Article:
Thursday, January 11, 2007

All that you can leave behind

As a favor to Maddy, I agreed to be 1 of the judges for the extemporaneous speaking contest of ICA's annual Speechfest. For under an hour, I sat in the MPH listening to 4 seniors deliver their speeches. I was actually quite impressed with the girls' performances, considering a) the nerve-wracking pressure that generally comes with public speaking; b) the added pressure of time constraints; and c) the even more added pressure of coming up with coherent and profound answers with no or little time to think. Plus, it didn't help that the questions were kinda lame (absolutely no disrespect meant to Ms.Sia, coordinator and grand dame of the high school English area).

Of the 3 questions posed to the contestants, 1 did strike me as interesting: "What do you want people to remember you most for?" Although it sounds very Ms.Universey, and it could have been phrased to sound less cliched, I liked the theme of legacy, and it also got me thinking how I would answer the question. 1 contestant, who gave my favorite answer of the afternoon, said she wanted to be remembered as a storyteller, as someone who spoke about life and its truths (I could tell straight away that the kid was a writer :) ). That answer and the question lingered in my mind even after I left ICA to go back to the office (I had taken a 3-hour lunch break-- COO prerogative ;p).

I suppose there's really no easy answer to the question of how I want to be remembered by people. I play so many roles in life that I could point to any of them and say, "I want to be remembered as a good..." and finish that sentence with "daughter", "sister", "friend", "teacher", "writer" (and perhaps someday, "wife" and even "mother"). And I could go on and expound on each of those roles, the qualities of a good daughter/sister/friend/teacher/writer, but even before I've barely begun, by then someone would be ringing a bell and telling me my time is up.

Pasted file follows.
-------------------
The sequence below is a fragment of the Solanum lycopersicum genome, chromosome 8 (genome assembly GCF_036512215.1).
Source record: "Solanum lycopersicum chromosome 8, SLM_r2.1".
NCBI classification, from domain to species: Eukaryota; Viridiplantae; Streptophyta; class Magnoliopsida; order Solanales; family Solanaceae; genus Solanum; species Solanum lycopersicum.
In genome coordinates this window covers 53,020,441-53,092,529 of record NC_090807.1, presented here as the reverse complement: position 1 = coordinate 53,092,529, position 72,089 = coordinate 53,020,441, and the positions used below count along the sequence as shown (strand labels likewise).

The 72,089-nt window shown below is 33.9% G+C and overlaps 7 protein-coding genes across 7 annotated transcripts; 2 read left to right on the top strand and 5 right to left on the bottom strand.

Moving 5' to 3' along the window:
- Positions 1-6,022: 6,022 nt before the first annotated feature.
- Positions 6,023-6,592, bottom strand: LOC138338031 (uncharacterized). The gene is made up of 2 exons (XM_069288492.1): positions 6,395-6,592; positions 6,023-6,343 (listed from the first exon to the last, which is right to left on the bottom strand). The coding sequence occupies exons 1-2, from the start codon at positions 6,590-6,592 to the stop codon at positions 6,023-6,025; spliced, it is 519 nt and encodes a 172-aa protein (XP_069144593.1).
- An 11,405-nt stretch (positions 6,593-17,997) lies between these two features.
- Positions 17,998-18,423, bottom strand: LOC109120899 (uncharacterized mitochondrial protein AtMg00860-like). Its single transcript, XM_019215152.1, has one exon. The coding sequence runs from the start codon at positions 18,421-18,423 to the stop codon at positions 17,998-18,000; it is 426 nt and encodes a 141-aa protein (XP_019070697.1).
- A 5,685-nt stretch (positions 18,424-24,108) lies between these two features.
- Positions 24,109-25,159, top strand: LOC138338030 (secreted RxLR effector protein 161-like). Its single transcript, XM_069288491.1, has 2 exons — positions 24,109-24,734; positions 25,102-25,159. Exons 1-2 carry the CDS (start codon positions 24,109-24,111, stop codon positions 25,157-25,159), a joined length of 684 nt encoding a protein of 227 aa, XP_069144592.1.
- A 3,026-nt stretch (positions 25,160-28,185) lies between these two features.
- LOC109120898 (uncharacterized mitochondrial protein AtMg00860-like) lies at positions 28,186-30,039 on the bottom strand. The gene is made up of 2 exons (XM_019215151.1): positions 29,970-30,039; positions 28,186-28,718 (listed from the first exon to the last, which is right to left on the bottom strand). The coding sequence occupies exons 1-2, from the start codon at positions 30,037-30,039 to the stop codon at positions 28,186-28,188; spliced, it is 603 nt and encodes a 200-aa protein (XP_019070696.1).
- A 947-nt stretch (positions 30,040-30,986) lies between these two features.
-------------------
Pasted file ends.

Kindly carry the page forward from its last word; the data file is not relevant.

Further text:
The shorter, simpler answer would be that I want to be remembered as someone who loved deeply, someone who cared about her family and friends, and who was passionate about teaching and writing. I don't even want to be remembered as the best in anything, or be credited with great achievements, or be lauded by millions. I just want the people who matter most to me to remember me and how my love touched their lives in some way. I don't know if that answer would win me any extemporaneous speech contests or beauty pageants, but it's sincere (though not exactly spontaneous, since I had more than 3 minutes to mull it over, plus the luxury of rereading and editing my words).

Thinking about the kind of legacy I want to leave leads me to a question I've been asked before, but never could give a definite answer to: "What words would you want engraved on your tombstone?" A morbid question, but a revealing 1 nevertheless. I've heard many different answers to this question (my favorite being "Buried alive"), and I've read of many notable epitaphs (John Lennon's "Imagine" is always mentioned), but my own has always eluded me up 'til now. In the middle of writing this blog post about what I want people to remember me for, my epitaph suddenly came to me: "She loved; therefore, she lived." :)

Perhaps they should have just asked the epitaph question in today's Speechfest. It would have led to pretty much the same answers anyway, and it sounds so much more intriguing. Besides, you'd never hear the word "tombstone" used in a Ms.Universe question.

4 Comments:

At Saturday, January 13, 2007, Anonymous rocky said...

Have the she loved therefore she lived transalated to Latin para masaya. :)

 
At Saturday, January 13, 2007, Blogger Ailee Through the Looking Glass said...

Excellent suggestion! Know any Latin scholars? :)

 
At Sunday, January 14, 2007, Blogger Sean said...

Amauit ergo vivunt, I think. I'm not a Latin scholar, but I can at least extrapolate that a bit...

 
At Sunday, January 14, 2007, Blogger Ailee Through the Looking Glass said...

Thanks. :) Committing it to memory for future reference...

 

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